Herpes Encephalitis and the Brain

Human head and brain
Human head. Coloured composite image of a magnetic resonance imaging (MRI) scan of the brain and 2D and 3D computed tomography (CT) scans of the head and neck of a 35 year old patient. Zephyr/Science Photo LIbrary/Getty Imges

The viruses that cause genital herpes, oral herpes and chicken pox usually cause sores and symptoms that are relatively benign. However, in rare cases, these viruses can infect the central nervous system and brain, which can potentially lead to encephalitis. In fact, herpes viruses have been shown to be the most common cause of infectious encephalitis.

Fortunately, herpes viral encephalitis is also the only viral encephalitis with a widely available, and effective treatment.  

Herpes encephalitis is a swelling and inflammation of the brain that can lead to symptoms including:

  • Fever

  • Headache

  • Mental Health/Behavioral Changes

  • Seizures

  • Vomiting

  • Weakness/Paralysis of Isolated Body Parts

  • Memory loss

One of the reasons that doctors are so concerned about herpes infections during pregnancy is that neonatal herpes infections are more likely to lead to serious complications such as encephalitis. If caught in a timely manner, these infections can usually be treated with large doses of herpes medications. However, in some infants, they can be fatal.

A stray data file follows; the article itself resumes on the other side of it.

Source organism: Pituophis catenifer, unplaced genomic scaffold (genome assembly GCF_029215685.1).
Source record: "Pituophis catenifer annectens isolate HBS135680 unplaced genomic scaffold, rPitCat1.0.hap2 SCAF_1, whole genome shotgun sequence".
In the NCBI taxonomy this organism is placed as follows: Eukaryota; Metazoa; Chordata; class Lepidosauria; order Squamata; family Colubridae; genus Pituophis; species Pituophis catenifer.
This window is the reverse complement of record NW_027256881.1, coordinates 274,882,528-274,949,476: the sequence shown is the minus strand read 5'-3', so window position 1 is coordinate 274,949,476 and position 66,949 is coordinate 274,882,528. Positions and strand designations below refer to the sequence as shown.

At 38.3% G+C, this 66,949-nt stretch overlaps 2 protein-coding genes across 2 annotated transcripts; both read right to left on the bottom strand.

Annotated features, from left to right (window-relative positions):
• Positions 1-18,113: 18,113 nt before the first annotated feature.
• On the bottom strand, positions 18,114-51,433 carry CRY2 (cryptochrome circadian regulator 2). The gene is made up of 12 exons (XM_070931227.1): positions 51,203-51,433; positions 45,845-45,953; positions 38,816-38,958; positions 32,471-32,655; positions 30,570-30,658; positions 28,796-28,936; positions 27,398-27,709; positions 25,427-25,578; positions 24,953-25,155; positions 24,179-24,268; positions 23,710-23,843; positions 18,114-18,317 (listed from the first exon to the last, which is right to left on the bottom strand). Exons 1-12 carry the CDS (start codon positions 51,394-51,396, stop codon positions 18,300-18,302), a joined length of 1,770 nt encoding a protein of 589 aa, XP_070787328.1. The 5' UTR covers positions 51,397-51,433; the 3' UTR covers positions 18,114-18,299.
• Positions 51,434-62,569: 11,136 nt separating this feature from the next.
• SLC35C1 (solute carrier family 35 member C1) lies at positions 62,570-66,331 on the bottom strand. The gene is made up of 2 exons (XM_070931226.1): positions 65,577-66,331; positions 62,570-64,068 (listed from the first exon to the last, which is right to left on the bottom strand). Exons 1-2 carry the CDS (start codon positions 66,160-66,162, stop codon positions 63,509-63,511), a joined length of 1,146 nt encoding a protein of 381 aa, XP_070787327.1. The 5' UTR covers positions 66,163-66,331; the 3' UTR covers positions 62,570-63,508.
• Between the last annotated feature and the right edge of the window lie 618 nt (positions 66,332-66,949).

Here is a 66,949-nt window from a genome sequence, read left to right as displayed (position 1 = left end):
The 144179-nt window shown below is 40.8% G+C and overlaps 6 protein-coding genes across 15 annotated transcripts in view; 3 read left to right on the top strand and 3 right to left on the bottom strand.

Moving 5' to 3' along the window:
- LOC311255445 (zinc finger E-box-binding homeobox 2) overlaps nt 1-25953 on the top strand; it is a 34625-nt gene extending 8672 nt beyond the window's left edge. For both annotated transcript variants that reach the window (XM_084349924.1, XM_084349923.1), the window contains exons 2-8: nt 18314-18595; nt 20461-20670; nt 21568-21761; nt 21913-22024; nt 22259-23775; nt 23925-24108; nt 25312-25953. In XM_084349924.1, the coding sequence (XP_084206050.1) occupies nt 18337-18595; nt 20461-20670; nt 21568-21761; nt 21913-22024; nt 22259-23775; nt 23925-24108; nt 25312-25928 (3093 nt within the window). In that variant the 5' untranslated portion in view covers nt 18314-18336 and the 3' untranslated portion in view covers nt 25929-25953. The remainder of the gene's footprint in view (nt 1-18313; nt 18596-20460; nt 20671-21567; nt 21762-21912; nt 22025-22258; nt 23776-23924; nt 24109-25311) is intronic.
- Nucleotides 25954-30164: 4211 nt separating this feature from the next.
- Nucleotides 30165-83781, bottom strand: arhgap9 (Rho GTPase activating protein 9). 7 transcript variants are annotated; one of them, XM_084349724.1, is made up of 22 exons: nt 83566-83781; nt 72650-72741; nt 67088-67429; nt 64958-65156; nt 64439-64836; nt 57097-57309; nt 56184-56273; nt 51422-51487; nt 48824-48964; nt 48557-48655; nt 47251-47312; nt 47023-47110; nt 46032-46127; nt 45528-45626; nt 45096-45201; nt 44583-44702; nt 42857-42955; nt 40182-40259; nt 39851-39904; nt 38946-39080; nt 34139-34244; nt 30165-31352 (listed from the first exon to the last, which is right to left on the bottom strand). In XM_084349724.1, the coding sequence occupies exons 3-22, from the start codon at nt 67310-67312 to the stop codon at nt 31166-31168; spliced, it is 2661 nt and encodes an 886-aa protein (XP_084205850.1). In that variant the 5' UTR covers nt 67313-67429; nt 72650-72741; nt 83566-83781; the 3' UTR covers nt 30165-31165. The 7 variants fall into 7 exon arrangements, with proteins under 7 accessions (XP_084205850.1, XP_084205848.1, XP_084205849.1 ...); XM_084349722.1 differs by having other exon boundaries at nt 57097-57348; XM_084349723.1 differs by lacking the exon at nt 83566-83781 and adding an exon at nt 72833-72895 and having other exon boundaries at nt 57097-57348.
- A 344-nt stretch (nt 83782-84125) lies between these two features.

Encephalitis and other herpes infections of the central nervous system (CNS) are not only problems for infants. Although they have long been thought to be less common in adults, they can occur, particularly in people whose immune systems are compromised by HIV or other conditions, and there is some evidence that these infections may cause long-term cognitive deficits in some infected individuals.

Thanks to the development of new methods of detecting herpes viruses, there is also a growing body of literature suggesting that CNS herpes infections are more common than had been previously thought.

Herpes and Other Brain Conditions

In addition to encephalitis, herpes infections have tentatively been associated with several other brain conditions.

One of the associations that have gotten a lot of studies is the potential link between herpes simplex virus 1 infections and Alzheimer's disease. A number of studies have been published which show that the virus may interact with genetic factors to increase the risk of developing this form of dementia. There is also research suggesting that prenatal exposure to herpes simplex virus 2 may increase a child's risk of developing schizophrenia in the future. (However, it is important to note that HSV-2 is not the only virus for which prenatal exposure has been tentatively linked to risk of schizophrenia.)


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